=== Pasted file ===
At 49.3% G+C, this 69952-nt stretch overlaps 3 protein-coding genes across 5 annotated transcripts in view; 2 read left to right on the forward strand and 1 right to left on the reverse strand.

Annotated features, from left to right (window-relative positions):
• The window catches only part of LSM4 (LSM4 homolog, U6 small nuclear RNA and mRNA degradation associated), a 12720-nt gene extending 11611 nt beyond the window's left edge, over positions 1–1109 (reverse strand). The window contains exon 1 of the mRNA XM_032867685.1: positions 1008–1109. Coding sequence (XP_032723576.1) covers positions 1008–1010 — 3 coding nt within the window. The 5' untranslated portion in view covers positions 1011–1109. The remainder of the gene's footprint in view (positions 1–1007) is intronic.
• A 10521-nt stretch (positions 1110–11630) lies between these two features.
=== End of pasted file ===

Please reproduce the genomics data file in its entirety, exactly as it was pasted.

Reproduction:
At 49.3% G+C, this 69952-nt stretch overlaps 3 protein-coding genes across 5 annotated transcripts in view; 2 read left to right on the forward strand and 1 right to left on the reverse strand.

Annotated features, from left to right (window-relative positions):
• The window catches only part of LSM4 (LSM4 homolog, U6 small nuclear RNA and mRNA degradation associated), a 12720-nt gene extending 11611 nt beyond the window's left edge, over positions 1–1109 (reverse strand). The window contains exon 1 of the mRNA XM_032867685.1: positions 1008–1109. Coding sequence (XP_032723576.1) covers positions 1008–1010 — 3 coding nt within the window. The 5' untranslated portion in view covers positions 1011–1109. The remainder of the gene's footprint in view (positions 1–1007) is intronic.
• A 10521-nt stretch (positions 1110–11630) lies between these two features.